The prices of all goods derived from quota materials will be higher than non-quota materials, giving an obvious incentive to work out other ways of getting what we want. The public would also be informed of how well various resources were keeping within limits, which would explain why some things cost more than others. In fact, such preferences are the driving force behind many of the other big problems (freshwater, soil erosion, biodiversity, climate change, etc). Coming up with solutions is not enough if people have no incentive to use them, but changing the economics means all the people and the companies will be working for improvement and not against.
You may have noticed, that if we were to impose a limit on artefacts we also have to impose a limit on population, as a limited number of artefacts shared by a growing population results in spiralling poverty. Also, if the economy does not grow, then the only hope of lifting people out of poverty must come from some manner of redistribution. So the three themes are connected and have to be handled together in any steady state economy. Population is so controversial it has to have a chapter of its own.
The Transition Towns movement is non-political as it has to be to draw support across the entire community. The exact manner people decide between themselves to settle both the regulation of population and of distribution is up to us. Despite distribution appearing to be political, it is necessary to address it here because it has got to be part of a steady-state economy. There will be no growth otherwise to alleviate the poverty that goes with extreme inequalities of distribution.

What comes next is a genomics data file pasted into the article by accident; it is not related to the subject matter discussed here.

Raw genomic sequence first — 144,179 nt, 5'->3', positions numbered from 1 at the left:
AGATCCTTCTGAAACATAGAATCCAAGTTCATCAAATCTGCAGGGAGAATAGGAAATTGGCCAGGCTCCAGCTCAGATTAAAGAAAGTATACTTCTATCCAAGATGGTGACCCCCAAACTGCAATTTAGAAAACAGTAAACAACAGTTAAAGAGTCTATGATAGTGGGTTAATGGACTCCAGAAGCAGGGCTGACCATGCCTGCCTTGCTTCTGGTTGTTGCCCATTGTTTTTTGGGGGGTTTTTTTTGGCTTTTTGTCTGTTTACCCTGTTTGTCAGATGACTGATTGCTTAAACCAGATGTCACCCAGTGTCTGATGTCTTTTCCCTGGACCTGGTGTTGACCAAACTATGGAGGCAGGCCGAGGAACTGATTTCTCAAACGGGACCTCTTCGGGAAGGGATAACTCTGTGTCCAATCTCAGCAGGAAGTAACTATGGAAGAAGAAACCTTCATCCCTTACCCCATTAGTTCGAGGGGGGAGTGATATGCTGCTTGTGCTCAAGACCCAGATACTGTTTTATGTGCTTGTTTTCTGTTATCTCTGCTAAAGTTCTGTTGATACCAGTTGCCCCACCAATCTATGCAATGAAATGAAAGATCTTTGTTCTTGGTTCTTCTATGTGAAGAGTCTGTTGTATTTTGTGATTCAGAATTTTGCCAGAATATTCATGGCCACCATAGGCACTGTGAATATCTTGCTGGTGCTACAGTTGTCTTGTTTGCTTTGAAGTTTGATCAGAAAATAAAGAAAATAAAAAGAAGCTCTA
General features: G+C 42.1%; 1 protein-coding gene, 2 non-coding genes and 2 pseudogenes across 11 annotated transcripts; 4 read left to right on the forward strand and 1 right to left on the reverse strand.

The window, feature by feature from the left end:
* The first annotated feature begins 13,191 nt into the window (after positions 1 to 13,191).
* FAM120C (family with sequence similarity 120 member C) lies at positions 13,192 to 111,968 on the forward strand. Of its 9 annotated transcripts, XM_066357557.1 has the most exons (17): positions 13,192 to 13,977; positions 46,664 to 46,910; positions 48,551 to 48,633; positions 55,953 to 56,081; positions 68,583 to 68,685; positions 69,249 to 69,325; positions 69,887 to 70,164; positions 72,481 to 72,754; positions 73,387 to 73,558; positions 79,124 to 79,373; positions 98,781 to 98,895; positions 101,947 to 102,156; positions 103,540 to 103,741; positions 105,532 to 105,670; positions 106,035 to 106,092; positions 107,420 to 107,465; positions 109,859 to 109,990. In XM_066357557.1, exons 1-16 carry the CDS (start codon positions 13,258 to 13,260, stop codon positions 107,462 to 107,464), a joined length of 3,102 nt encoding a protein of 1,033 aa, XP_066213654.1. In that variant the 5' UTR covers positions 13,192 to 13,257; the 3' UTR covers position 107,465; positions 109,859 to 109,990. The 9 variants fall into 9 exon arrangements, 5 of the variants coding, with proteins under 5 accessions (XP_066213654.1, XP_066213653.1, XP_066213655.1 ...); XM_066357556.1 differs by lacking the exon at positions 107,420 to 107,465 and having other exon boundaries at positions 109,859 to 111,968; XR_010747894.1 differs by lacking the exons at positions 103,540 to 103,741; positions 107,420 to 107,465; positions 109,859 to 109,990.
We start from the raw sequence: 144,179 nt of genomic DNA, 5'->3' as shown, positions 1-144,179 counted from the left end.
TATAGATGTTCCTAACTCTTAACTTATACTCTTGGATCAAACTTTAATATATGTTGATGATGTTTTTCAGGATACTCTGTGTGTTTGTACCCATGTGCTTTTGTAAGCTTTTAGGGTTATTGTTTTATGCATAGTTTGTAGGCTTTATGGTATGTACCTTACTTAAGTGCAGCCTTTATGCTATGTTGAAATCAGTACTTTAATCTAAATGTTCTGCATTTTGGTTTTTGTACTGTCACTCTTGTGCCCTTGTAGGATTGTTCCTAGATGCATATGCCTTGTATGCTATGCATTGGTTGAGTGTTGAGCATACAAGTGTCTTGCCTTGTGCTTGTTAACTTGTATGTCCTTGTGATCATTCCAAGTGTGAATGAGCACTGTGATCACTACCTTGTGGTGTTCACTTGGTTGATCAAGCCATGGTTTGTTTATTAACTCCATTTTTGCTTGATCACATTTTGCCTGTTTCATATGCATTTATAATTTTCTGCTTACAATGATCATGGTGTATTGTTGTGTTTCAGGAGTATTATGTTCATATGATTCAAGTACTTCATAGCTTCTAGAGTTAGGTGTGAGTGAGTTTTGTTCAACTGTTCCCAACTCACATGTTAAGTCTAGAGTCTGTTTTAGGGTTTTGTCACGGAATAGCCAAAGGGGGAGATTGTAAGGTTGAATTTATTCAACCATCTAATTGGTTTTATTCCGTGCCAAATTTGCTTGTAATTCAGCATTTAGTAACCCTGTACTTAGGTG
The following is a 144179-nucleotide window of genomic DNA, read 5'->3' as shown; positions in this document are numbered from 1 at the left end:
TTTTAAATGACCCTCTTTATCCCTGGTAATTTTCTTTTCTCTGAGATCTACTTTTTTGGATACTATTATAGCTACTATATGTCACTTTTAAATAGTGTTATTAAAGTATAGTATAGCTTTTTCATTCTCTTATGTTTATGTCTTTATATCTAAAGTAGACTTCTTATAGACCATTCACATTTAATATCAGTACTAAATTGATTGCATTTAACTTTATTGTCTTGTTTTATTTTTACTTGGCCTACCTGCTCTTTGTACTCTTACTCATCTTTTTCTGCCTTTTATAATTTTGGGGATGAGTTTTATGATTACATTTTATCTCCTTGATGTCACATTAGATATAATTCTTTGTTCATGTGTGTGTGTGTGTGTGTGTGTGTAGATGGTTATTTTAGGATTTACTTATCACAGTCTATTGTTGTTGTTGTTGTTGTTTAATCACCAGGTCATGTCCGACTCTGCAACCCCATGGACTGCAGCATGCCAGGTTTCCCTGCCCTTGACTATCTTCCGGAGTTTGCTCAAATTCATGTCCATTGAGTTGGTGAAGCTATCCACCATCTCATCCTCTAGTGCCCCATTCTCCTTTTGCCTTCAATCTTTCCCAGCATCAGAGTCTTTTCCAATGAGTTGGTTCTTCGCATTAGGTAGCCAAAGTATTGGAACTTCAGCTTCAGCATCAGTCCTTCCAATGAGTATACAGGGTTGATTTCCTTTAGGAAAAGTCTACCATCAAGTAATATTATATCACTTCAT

As the goods and fuel will go first to those who can afford it there would be many left without. The reduction of available materials and their quota-inflated prices will also make the current unequal distribution of goods and energy that much worse, so much so that society could pull itself apart. Besides the suffering of such an event, that would also be an end to controlled resource use.
A minimum income per person would alleviate such issues, and the funds would come from the quota prices so that the system would be tax neutral. Now this creates another issue, as the sellers can profiteer out of high resource prices because the state is subsidising the bill. If there was a maximum income too it would reduce the need for a large amount of resource demand. The excessive search for profits by powerful companies and individuals is held to be a good thing as it increases growth and this helps within a growth economy. In a steady state economy however, excessive incomes use up resources which would be more useful elsewhere. A maximum income reduces the advantage in generating large profits and encourages people to seek fulfilment elsewhere.
These concepts seem a draconian intervention on civil rights – but in order to escape from a self-destructive growth economy they are worth considering, at least in principle.